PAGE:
Constanti Stefanescu being awarded the European Marsh Award 2018

Butterfly Conservation's European Marsh Award 2018 Winner - Constanti Stefanescu.

 

Constanti Stefanescu is that rare scientist - someone who combines a powerful intellect with a human touch that inspires and informs everyone around him. Although he started his career studying oceanography, he soon turned his attentions to butterflies, which were his great passion since childhood. He subsequently devoted much of his professional career to co-ordinating the Catalonian Butterfly Monitoring Scheme which he has been running since its inception in 1994; a remarkable 24 years of hard work and dedication. As a result of his infectious enthusiasm he has successfully engaged many hundreds of volunteers and generated invaluable data on this very diverse part of Europe. During this time, he has overcome huge geographical challenges and identification issues to make this one of the best run schemes in the world. Single handedly, he produces beautiful and instructive annual reports on the scheme results that are available on the scheme website. Needless to say, the results have been used widely to look at critical factors such as climate change and pollution.

 

During his time running the Catalonian scheme, Constanti became fascinated with the migration of the Painted Lady. Using data from monitoring schemes across Europe, he tracked its migration across the continent and back-tracked it using weather data to its likely origin in the Atlas mountains of North Africa. Not satisfied with that, he spent several winters in Africa, trying to find the exact source leading us at last to unravel the mystery of this great butterfly migration. When the BBC made a 1.5 hour programme on the migration, Constanti became the star of the show, clearly explaining why the butterflies have to migrate from their African home, then to breed in waves up across Europe. He also worked with colleagues at Rothamsted Research to examine the secretive return migration which was shown to be made at high elevations using warm air currents.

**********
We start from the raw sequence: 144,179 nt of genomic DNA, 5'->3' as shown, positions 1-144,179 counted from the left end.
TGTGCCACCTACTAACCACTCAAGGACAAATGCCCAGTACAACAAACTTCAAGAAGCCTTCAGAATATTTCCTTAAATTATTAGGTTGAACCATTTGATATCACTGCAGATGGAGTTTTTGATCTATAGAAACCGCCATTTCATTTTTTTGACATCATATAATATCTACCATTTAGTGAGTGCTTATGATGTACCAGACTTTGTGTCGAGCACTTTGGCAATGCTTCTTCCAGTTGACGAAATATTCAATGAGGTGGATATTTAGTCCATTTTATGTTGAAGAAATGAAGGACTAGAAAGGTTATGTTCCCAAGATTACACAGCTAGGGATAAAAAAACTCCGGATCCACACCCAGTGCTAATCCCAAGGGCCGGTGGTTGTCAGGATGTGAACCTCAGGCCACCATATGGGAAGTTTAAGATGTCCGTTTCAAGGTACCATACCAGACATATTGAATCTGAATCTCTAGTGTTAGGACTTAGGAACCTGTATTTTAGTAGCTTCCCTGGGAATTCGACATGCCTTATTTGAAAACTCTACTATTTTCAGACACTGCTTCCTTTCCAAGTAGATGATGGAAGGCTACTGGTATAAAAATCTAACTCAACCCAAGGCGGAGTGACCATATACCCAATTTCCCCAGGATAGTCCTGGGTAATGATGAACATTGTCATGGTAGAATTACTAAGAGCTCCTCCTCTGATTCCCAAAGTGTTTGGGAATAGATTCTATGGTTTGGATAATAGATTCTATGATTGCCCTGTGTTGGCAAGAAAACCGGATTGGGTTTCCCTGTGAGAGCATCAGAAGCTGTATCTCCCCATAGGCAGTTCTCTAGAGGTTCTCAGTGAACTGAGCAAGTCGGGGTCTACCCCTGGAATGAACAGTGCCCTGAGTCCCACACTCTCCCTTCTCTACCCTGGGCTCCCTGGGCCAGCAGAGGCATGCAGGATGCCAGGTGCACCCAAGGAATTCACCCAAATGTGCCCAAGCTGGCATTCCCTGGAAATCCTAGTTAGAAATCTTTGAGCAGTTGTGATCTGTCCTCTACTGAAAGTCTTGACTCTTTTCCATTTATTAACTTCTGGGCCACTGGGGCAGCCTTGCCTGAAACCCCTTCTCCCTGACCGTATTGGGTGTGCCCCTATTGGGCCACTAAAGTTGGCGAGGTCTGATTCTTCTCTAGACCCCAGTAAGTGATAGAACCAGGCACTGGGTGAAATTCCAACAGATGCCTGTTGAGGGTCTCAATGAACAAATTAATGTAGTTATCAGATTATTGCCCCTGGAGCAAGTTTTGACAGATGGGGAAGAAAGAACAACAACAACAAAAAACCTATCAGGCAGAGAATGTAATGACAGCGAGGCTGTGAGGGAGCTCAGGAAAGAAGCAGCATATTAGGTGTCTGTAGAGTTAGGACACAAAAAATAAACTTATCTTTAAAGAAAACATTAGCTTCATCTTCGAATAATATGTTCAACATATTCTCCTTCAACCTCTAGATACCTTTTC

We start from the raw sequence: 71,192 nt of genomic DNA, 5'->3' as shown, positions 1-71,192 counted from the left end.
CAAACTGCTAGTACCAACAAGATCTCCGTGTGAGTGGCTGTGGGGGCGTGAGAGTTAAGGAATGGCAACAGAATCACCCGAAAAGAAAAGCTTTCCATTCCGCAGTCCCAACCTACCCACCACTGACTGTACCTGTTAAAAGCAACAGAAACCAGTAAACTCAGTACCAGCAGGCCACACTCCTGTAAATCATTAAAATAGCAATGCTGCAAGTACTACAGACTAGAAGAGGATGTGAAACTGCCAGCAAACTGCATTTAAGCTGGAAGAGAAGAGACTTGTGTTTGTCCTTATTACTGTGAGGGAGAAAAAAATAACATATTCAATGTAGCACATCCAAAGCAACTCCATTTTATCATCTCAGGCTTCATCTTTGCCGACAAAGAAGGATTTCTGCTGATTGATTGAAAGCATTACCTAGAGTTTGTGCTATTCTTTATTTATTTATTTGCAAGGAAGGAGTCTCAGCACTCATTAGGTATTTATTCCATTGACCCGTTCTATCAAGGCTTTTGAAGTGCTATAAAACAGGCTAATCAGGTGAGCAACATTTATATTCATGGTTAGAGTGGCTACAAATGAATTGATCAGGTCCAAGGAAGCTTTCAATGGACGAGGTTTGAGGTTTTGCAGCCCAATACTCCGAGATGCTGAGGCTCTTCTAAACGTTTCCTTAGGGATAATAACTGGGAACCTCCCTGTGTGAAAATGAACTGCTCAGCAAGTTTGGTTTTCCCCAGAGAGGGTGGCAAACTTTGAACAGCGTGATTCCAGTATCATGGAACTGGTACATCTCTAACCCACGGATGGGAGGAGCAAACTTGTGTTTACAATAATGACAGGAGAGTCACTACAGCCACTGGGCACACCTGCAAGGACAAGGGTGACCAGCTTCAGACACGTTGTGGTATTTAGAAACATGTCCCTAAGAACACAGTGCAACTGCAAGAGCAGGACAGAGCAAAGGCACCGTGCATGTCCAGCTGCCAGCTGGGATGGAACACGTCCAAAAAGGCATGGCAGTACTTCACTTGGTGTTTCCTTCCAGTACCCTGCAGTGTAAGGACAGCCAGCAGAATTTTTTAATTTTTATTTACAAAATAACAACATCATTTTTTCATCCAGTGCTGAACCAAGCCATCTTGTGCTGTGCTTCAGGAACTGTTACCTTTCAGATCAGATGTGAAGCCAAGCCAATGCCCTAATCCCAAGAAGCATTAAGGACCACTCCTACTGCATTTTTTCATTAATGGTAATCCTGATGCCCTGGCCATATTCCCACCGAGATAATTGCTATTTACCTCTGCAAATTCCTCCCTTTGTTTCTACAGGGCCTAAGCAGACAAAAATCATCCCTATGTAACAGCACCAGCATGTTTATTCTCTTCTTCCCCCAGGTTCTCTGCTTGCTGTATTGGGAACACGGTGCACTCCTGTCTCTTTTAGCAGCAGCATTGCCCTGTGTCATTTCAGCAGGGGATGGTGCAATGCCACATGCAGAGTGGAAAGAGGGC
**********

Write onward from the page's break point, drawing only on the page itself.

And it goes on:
Constanti has many other research interests on butterflies, including ecological studies of several species, the incidence of parasitism and the evolution of host-plant specialisation

In 2009, he co-authored the first thorough review of parasitism of European butterflies in the book Ecology of European butterflies. He has also investigated patterns of butterfly species richness and the responses of Mediterranean butterflies to global change. He is a fervent conservationist and has used his knowledge to inform conservation activities in Catalonia and throughout Spain. He is a regular contributor at Butterfly Conservation Symposia and is in great demand as a speaker at conferences around the world.

 

Constanti has given considerable efforts to bring butterfly knowledge to the public.  Constanti’s annual reports of the Catalan BMS always include information on new scientific findings and guidance for identification of species in a way that is easy to understand for a wider public. Constanti is also co-author of the recent guide of Catalonian Butterflies, which is not just one more guide, but offers a remarkable contribution to the knowledge of the biology and distribution of the region’s butterflies.

 

Constanti also has the ability to collaborate with the leading authors for each topic in Europe. This has resulted in a remarkable number of papers, most of them published on top journals of ecology and global change disciplines. Because of this he is indeed a reference for scientists not only in Spain, but also at an international scale.

 

Constanti has made an enormous contribution to our understanding of European butterflies and how they are responding to rapidly changing environmental pressures.

 

He is a great collaborator and scientist, and is a worthy recipient of the 2018 European Marsh Award.